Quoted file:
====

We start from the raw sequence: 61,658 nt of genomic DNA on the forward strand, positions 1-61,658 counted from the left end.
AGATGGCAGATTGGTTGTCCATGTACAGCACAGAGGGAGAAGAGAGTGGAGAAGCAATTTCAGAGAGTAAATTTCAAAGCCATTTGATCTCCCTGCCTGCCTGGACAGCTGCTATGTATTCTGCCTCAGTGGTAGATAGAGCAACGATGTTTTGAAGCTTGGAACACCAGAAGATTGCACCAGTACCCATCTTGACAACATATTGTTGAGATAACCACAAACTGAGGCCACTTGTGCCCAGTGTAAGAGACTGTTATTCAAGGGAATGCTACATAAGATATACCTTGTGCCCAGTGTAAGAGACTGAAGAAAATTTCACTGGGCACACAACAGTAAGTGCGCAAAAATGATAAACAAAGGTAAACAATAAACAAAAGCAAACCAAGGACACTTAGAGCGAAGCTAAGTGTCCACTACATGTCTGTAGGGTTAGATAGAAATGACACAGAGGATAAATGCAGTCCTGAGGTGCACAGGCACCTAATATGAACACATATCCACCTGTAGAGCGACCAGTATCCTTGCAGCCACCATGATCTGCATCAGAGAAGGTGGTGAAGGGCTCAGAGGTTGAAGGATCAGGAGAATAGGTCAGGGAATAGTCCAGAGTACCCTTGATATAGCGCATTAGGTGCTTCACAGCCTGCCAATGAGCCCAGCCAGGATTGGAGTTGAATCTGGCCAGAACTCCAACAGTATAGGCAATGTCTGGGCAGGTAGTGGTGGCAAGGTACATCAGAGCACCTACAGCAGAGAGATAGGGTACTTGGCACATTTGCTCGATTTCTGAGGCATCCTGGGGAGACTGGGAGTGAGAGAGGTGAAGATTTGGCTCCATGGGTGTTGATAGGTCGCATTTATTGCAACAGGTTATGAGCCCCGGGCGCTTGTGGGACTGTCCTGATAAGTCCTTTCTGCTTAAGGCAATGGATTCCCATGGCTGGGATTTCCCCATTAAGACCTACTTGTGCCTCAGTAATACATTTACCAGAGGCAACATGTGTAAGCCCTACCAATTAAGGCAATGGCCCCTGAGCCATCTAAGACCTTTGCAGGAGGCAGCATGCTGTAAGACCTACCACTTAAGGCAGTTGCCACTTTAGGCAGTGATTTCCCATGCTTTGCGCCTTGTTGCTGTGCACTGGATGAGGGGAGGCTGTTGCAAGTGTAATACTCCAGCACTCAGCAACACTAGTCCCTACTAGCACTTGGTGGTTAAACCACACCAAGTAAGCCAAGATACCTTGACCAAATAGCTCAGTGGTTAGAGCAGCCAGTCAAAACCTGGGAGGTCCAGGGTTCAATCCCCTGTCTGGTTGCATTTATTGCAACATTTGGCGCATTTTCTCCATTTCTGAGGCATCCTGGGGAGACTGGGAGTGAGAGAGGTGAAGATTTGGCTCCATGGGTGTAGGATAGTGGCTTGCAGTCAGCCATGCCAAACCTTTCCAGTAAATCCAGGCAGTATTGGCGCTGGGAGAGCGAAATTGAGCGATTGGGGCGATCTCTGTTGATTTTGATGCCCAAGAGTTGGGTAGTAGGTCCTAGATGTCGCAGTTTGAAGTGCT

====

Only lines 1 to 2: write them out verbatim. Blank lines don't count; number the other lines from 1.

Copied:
We start from the raw sequence: 61,658 nt of genomic DNA on the forward strand, positions 1-61,658 counted from the left end.
AGATGGCAGATTGGTTGTCCATGTACAGCACAGAGGGAGAAGAGAGTGGAGAAGCAATTTCAGAGAGTAAATTTCAAAGCCATTTGATCTCCCTGCCTGCCTGGACAGCTGCTATGTATTCTGCCTCAGTGGTAGATAGAGCAACGATGTTTTGAAGCTTGGAACACCAGAAGATTGCACCAGTACCCATCTTGACAACATATTGTTGAGATAACCACAAACTGAGGCCACTTGTGCCCAGTGTAAGAGACTGTTATTCAAGGGAATGCTACATAAGATATACCTTGTGCCCAGTGTAAGAGACTGAAGAAAATTTCACTGGGCACACAACAGTAAGTGCGCAAAAATGATAAACAAAGGTAAACAATAAACAAAAGCAAACCAAGGACACTTAGAGCGAAGCTAAGTGTCCACTACATGTCTGTAGGGTTAGATAGAAATGACACAGAGGATAAATGCAGTCCTGAGGTGCACAGGCACCTAATATGAACACATATCCACCTGTAGAGCGACCAGTATCCTTGCAGCCACCATGATCTGCATCAGAGAAGGTGGTGAAGGGCTCAGAGGTTGAAGGATCAGGAGAATAGGTCAGGGAATAGTCCAGAGTACCCTTGATATAGCGCATTAGGTGCTTCACAGCCTGCCAATGAGCCCAGCCAGGATTGGAGTTGAATCTGGCCAGAACTCCAACAGTATAGGCAATGTCTGGGCAGGTAGTGGTGGCAAGGTACATCAGAGCACCTACAGCAGAGAGATAGGGTACTTGGCACATTTGCTCGATTTCTGAGGCATCCTGGGGAGACTGGGAGTGAGAGAGGTGAAGATTTGGCTCCATGGGTGTTGATAGGTCGCATTTATTGCAACAGGTTATGAGCCCCGGGCGCTTGTGGGACTGTCCTGATAAGTCCTTTCTGCTTAAGGCAATGGATTCCCATGGCTGGGATTTCCCCATTAAGACCTACTTGTGCCTCAGTAATACATTTACCAGAGGCAACATGTGTAAGCCCTACCAATTAAGGCAATGGCCCCTGAGCCATCTAAGACCTTTGCAGGAGGCAGCATGCTGTAAGACCTACCACTTAAGGCAGTTGCCACTTTAGGCAGTGATTTCCCATGCTTTGCGCCTTGTTGCTGTGCACTGGATGAGGGGAGGCTGTTGCAAGTGTAATACTCCAGCACTCAGCAACACTAGTCCCTACTAGCACTTGGTGGTTAAACCACACCAAGTAAGCCAAGATACCTTGACCAAATAGCTCAGTGGTTAGAGCAGCCAGTCAAAACCTGGGAGGTCCAGGGTTCAATCCCCTGTCTGGTTGCATTTATTGCAACATTTGGCGCATTTTCTCCATTTCTGAGGCATCCTGGGGAGACTGGGAGTGAGAGAGGTGAAGATTTGGCTCCATGGGTGTAGGATAGTGGCTTGCAGTCAGCCATGCCAAACCTTTCCAGTAAATCCAGGCAGTATTGGCGCTGGGAGAGCGAAATTGAGCGATTGGGGCGATCTCTGTTGATTTTGATGCCCAAGAGTTGGGTAGTAGGTCCTAGATGTCGCAGTTTGAAGTGCT